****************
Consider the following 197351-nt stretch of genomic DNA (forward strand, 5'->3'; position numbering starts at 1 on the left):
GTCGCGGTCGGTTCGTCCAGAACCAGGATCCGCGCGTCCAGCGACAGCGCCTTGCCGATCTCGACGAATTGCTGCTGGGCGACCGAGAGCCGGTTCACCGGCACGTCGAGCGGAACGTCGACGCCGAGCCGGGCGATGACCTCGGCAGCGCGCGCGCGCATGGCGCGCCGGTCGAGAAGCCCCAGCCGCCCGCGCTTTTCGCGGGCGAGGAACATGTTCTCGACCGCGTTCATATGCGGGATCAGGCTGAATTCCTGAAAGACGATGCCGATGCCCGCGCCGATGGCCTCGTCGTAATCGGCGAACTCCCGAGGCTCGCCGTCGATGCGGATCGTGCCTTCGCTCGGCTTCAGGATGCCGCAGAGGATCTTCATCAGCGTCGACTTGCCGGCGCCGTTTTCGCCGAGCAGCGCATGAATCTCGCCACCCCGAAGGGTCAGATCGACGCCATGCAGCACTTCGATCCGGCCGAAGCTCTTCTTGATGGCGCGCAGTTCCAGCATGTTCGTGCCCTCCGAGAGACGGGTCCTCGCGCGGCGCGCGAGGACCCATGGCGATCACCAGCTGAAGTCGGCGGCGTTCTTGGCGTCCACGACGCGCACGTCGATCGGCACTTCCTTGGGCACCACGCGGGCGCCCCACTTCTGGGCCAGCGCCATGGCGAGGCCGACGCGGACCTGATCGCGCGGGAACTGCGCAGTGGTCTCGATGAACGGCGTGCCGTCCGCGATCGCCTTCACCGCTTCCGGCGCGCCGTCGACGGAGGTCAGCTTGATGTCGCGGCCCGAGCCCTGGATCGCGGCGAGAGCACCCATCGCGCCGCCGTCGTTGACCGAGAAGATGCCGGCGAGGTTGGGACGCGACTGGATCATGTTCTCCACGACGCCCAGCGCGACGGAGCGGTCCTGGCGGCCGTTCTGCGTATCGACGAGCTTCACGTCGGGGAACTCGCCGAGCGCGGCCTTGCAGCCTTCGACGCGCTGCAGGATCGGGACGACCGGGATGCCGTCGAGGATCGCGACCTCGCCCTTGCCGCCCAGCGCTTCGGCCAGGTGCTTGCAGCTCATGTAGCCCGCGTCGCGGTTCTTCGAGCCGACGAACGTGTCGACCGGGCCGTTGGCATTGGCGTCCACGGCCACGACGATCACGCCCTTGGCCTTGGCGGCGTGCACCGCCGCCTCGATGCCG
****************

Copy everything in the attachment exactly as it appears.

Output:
Consider the following 197351-nt stretch of genomic DNA (forward strand, 5'->3'; position numbering starts at 1 on the left):
GTCGCGGTCGGTTCGTCCAGAACCAGGATCCGCGCGTCCAGCGACAGCGCCTTGCCGATCTCGACGAATTGCTGCTGGGCGACCGAGAGCCGGTTCACCGGCACGTCGAGCGGAACGTCGACGCCGAGCCGGGCGATGACCTCGGCAGCGCGCGCGCGCATGGCGCGCCGGTCGAGAAGCCCCAGCCGCCCGCGCTTTTCGCGGGCGAGGAACATGTTCTCGACCGCGTTCATATGCGGGATCAGGCTGAATTCCTGAAAGACGATGCCGATGCCCGCGCCGATGGCCTCGTCGTAATCGGCGAACTCCCGAGGCTCGCCGTCGATGCGGATCGTGCCTTCGCTCGGCTTCAGGATGCCGCAGAGGATCTTCATCAGCGTCGACTTGCCGGCGCCGTTTTCGCCGAGCAGCGCATGAATCTCGCCACCCCGAAGGGTCAGATCGACGCCATGCAGCACTTCGATCCGGCCGAAGCTCTTCTTGATGGCGCGCAGTTCCAGCATGTTCGTGCCCTCCGAGAGACGGGTCCTCGCGCGGCGCGCGAGGACCCATGGCGATCACCAGCTGAAGTCGGCGGCGTTCTTGGCGTCCACGACGCGCACGTCGATCGGCACTTCCTTGGGCACCACGCGGGCGCCCCACTTCTGGGCCAGCGCCATGGCGAGGCCGACGCGGACCTGATCGCGCGGGAACTGCGCAGTGGTCTCGATGAACGGCGTGCCGTCCGCGATCGCCTTCACCGCTTCCGGCGCGCCGTCGACGGAGGTCAGCTTGATGTCGCGGCCCGAGCCCTGGATCGCGGCGAGAGCACCCATCGCGCCGCCGTCGTTGACCGAGAAGATGCCGGCGAGGTTGGGACGCGACTGGATCATGTTCTCCACGACGCCCAGCGCGACGGAGCGGTCCTGGCGGCCGTTCTGCGTATCGACGAGCTTCACGTCGGGGAACTCGCCGAGCGCGGCCTTGCAGCCTTCGACGCGCTGCAGGATCGGGACGACCGGGATGCCGTCGAGGATCGCGACCTCGCCCTTGCCGCCCAGCGCTTCGGCCAGGTGCTTGCAGCTCATGTAGCCCGCGTCGCGGTTCTTCGAGCCGACGAACGTGTCGACCGGGCCGTTGGCATTGGCGTCCACGGCCACGACGATCACGCCCTTGGCCTTGGCGGCGTGCACCGCCGCCTCGATGCCG